Love might be in the air on Valentine's Day, metaphorically speaking. But scientists have long debated whether love—or, at least, sexual attraction—is literally in the air, in the form of chemicals called pheromones.
Creatures from mice to moths send out these chemical signals to entice mates. And if advertisements about pheromone-laden fragrances are to be believed, one might conclude that humans also exchange molecular come-hithers.
Still, after decades of research, the story in humans is not quite so clear. Rather than positing that single, pheromone-esque compounds strike us like Cupid's arrow, investigators now suggest that a suite of chemicals emitted from our bodies subliminally sways potential partnerings. Smell, it seems, plays an underappreciated role in romance and other human affairs.
"We've just started to understand that there is communication below the level of consciousness," says Bettina Pause, a psychologist at Heinrich Heine University of Düsseldorf (H.H.U.), who has been studying pheromones and human social olfaction for 15 years. "My guess is that a lot of our communication is influenced by chemosignals."
Animals, plants and even bacteria produce pheromones. These precise cocktails of compounds trigger various reactions in fellow members of a species—not all of which are sexual. Pheromonal messages can range from the competitive, such as the "stink fights" of male lemurs, to the collaborative, such as ants laying down chemical trails to food sources.
The term "pheromone" itself came about in 1959 with the identification of bombykol, a powerful aphrodisiac secreted by female silk moths that can work over kilometers of distance. "The males are enormously sensitive to it," says Tristram Wyatt, a zoologist at the University of Oxford. "Just a very few molecules are enough to get the male to fly to the female."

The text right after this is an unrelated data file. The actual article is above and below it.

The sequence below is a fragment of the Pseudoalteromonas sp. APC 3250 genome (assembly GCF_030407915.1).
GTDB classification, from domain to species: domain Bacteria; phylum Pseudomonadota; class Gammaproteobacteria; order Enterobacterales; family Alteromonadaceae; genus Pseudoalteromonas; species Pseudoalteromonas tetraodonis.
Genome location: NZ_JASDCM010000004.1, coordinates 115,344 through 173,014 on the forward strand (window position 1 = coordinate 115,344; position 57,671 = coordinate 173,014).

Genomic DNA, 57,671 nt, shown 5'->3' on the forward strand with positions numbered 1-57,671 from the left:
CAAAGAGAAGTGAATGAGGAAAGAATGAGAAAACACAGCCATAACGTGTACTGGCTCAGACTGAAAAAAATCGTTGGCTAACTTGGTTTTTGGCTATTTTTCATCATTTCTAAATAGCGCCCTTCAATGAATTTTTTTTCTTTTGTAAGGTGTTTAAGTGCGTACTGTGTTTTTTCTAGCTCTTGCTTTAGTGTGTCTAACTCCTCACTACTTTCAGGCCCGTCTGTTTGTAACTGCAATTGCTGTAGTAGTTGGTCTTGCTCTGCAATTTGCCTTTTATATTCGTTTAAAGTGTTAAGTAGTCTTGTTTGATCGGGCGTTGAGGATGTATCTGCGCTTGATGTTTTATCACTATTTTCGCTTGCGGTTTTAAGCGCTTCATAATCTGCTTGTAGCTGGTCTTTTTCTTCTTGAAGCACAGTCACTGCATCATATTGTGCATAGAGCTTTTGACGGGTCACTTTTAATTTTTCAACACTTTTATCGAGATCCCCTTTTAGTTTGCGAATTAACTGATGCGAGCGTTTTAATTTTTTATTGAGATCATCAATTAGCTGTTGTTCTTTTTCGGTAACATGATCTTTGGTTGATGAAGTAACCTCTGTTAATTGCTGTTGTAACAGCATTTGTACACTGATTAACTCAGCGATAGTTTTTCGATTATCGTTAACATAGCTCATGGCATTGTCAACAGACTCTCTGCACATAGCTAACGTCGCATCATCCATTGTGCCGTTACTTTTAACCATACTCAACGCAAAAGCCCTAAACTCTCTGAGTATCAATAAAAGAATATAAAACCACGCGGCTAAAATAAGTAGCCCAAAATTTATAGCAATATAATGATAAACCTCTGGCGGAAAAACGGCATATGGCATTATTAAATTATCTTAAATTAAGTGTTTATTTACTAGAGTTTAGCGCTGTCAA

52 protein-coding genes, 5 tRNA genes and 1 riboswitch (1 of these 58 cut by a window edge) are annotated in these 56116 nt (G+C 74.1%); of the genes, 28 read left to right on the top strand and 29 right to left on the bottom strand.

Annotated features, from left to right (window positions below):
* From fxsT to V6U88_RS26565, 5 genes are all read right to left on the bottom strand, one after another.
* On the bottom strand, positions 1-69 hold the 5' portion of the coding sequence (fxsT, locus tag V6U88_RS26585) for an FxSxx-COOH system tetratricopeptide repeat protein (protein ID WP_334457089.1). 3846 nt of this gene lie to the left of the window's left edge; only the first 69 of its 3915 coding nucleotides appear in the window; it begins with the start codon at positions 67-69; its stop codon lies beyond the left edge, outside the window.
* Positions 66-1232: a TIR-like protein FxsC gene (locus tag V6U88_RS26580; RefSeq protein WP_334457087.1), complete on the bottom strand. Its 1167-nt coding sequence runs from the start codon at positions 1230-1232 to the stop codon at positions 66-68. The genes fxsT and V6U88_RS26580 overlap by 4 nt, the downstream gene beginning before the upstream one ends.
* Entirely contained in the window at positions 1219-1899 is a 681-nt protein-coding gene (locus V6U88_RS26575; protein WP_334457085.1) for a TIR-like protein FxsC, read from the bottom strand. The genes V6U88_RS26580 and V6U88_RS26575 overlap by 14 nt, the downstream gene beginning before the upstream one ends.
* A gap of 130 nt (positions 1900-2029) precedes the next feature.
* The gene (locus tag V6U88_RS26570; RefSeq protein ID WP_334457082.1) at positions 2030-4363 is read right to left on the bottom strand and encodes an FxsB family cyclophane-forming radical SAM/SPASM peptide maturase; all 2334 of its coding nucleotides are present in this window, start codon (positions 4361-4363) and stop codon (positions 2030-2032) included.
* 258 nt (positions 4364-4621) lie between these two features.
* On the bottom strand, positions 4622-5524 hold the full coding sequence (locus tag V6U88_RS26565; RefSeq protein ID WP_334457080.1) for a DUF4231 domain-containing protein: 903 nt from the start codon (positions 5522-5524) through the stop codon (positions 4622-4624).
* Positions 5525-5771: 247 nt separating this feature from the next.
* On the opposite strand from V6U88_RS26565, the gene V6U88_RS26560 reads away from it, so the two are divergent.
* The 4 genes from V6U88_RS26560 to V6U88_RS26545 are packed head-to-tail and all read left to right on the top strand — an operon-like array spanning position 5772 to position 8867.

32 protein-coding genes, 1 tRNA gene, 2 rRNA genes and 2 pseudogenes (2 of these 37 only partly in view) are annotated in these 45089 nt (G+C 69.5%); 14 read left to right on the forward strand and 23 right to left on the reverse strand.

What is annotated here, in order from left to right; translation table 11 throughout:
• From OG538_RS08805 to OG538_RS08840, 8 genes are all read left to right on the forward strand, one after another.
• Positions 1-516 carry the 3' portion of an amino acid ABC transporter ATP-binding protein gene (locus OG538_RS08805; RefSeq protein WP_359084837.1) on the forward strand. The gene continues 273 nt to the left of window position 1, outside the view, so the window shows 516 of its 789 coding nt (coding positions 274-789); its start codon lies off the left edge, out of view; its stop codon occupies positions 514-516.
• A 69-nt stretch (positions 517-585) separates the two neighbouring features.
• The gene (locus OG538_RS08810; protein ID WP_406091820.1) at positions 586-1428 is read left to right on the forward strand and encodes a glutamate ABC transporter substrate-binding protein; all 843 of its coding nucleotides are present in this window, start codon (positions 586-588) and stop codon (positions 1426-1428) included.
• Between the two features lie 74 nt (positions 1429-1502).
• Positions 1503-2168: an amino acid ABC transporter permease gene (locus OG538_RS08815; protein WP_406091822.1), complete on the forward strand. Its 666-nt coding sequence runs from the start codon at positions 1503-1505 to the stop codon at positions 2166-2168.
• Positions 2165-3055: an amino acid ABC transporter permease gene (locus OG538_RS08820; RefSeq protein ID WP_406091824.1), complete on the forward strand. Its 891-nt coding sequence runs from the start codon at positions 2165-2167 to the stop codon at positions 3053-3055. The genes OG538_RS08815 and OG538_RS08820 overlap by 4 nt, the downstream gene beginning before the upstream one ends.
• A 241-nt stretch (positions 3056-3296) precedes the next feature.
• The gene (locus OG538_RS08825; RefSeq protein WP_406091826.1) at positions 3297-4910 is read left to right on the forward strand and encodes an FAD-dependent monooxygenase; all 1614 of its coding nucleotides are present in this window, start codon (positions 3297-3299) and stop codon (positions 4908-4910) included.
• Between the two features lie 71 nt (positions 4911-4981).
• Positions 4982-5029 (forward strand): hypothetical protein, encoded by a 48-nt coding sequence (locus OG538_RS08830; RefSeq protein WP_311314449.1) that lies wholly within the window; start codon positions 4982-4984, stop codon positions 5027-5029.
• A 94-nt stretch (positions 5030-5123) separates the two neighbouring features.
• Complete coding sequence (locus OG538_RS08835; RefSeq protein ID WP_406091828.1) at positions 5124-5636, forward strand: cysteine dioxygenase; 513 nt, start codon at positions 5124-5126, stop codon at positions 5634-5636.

Nothing quite so obvious is happening with people. But the scientific search for human pheromones is still in the early stages. The first steps have focused on areas of the body that already omit noticeable odors—in particular our gland-filled armpits. "Early on it was discovered that there's some action there," says Charles Wysocki, an olfactory neuroscientist at the Monell Chemical Senses Center.
Some of the first evidence for subtle smell cueing came from reports that women who lived in close quarters, such as those in college dorms, ended up with synchronized menstrual cycles. Subsequent research has shown that armpit sweat—from females or males—when placed on women's upper lip, can modify cycle time. But a putative pheromone behind this time-of-the-month alignment has not been isolated, Wysocki says, and subsequent work has poked statistical holes in the initial findings.
In nature, pheromones that induce gradual physiological changes of this kind are dubbed "primers." Those that cause a behavioral response—such as with the smitten male silk moths—are called "releasers." In humans, the most salient example for a releaser pheromone does not involve sex but rather its product: newborn babies, who seem to be guided to a mother's breast by scent. "Newborns will move in the direction of the odor source," Wysocki says. Research published last year pointed to secretions from the areolar gland "bumps" on mother's nipples as the source of the behavior-modifying, odorous molecules that cue a baby to find its food source.
Other results over the years have hinted at pheromones altering adults' moods. Odors given off by the breasts of breast-feeding women, for example, can render childless females downright randy—although a particular chemical messenger remains unidentified. H.H.U.'s Pause, meanwhile, has demonstrated that humans can sense alarm scents in anxious or fearful people's perspiration. Yet more studies with sweat have explored the strongest isolated candidate so far for a human pheromone, known as androstadienone, which derives from the male hormone testosterone. The presence of this compound has been reported to make women feel more relaxed. Wysocki and his colleagues are currently seeking National Institutes of Health grants to find out just what the "magic bullet—or bullets—are in male body odor" that elicit female responses, he says. They also hope to study whether female odors can similarly influence male mood and hormonal activity.